Long-term recovery plan for Galveston

April 10, 2009 2:59:09 PM PDT
Galveston city leaders have given the thumbs up to a 42-point plan aimed at getting the city back on its feet after Hurricane Ike. Having a plan is one thing, but actually getting it done is something else entirely.[SIGN UP: Get headlines and breaking news sent to you]

It is called the Long-Term Recovery Plan. The plan is the culmination of six months of work by more than 300 people. It has no less than 42 different projects encompassing every aspect of Galveston life.

Without question, one of the most important aspects of the plan is housing. Leaders say without a place to live, people will not come back to the area.

"It's going to be high-raised," said Thelma Ivory.

A vacant lot is all that is left of Ivory's home. On Galveston Island, over 75% of homes were damaged or destroyed by Hurricane Ike. Ivory is fortunate to be able to return and rebuild. Her new home will be raised 11 feet off the ground.

"This is my home. This is where I was born. Galveston is my home. It's important for me to be here," said Ivory.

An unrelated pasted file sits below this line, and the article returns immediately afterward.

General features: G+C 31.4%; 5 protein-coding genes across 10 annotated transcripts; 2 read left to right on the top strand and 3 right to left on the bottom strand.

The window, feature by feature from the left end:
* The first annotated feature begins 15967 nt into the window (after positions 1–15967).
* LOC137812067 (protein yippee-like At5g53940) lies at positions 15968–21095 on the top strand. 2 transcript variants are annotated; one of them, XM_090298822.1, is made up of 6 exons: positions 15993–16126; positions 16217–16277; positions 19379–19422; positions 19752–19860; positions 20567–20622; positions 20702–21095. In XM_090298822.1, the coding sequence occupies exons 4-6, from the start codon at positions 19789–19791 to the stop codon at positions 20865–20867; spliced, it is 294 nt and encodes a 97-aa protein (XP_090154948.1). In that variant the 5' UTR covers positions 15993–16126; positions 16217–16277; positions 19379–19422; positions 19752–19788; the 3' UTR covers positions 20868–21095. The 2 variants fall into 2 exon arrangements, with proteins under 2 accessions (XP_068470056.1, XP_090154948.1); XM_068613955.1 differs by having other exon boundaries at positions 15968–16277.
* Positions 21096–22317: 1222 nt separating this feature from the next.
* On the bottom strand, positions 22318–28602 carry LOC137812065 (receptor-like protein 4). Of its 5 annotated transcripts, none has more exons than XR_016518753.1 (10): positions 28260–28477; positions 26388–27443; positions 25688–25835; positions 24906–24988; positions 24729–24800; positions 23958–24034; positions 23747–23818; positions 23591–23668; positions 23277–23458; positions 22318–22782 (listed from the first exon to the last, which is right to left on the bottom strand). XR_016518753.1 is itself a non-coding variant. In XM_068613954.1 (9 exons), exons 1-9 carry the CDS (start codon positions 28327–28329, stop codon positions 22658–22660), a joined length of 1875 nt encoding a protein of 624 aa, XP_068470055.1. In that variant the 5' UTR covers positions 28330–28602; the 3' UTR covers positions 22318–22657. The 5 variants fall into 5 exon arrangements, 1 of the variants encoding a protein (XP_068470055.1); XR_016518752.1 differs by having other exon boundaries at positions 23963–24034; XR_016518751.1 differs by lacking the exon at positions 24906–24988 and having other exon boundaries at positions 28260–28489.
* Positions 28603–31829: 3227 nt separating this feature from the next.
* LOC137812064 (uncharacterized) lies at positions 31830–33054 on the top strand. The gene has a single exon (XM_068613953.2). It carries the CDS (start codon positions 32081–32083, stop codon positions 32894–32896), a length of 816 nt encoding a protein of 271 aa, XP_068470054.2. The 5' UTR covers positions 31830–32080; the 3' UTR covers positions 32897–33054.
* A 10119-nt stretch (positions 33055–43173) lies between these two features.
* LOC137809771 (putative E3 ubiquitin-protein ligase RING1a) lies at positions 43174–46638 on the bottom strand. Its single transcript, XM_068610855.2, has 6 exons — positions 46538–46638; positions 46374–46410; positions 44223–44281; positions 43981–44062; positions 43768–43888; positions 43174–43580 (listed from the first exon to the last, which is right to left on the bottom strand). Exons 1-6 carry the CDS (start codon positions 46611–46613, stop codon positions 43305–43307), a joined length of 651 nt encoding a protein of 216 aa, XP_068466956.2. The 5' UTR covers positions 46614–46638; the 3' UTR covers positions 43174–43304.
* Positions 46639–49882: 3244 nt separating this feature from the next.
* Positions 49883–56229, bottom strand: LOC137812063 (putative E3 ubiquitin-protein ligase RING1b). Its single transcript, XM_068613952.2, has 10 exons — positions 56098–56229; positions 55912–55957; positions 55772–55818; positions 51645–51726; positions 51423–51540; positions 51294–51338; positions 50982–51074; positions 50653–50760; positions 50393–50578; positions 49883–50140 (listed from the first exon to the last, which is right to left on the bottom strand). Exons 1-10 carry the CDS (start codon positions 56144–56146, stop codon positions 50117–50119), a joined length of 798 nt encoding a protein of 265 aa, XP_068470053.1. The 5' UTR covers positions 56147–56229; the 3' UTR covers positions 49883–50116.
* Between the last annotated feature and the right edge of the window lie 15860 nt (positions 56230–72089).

The housing future of Galveston is considered a major component of the Long-Term Recovery Plan. The plan is made up of 42 project proposals that include a disaster mitigation plan, economic development, housing, education, and health.

"This is the same role that we played in 1900. To have so many citizens, 300 of them, working for four or five months now, coming forward with a plan. Everybody doesn't agree with everybody, but it is a road map to the future," said Galveston Mayor Lyda Ann Thomas.

So much of Galveston's recovery rides on housing recovery. Prior to Ike, many neighborhoods were already experiencing a decline in population. The storm only made it worse.

The housing plan calls for, among other things, the creation of a master plan for each neighborhood to retain historic character while elevating homes in low-lying areas, and to help prevent future mass destruction.

"They already have their own character, their own extended families whether they are actual families or friends. We need to look at each neighborhood because not one size fits all," said Chula Ross Sanchez of the Housing Committee.

As for the project itself, it is only considered a proposal. It was accepted by city council and they will be looking at it for the future rebuilding of Galveston.

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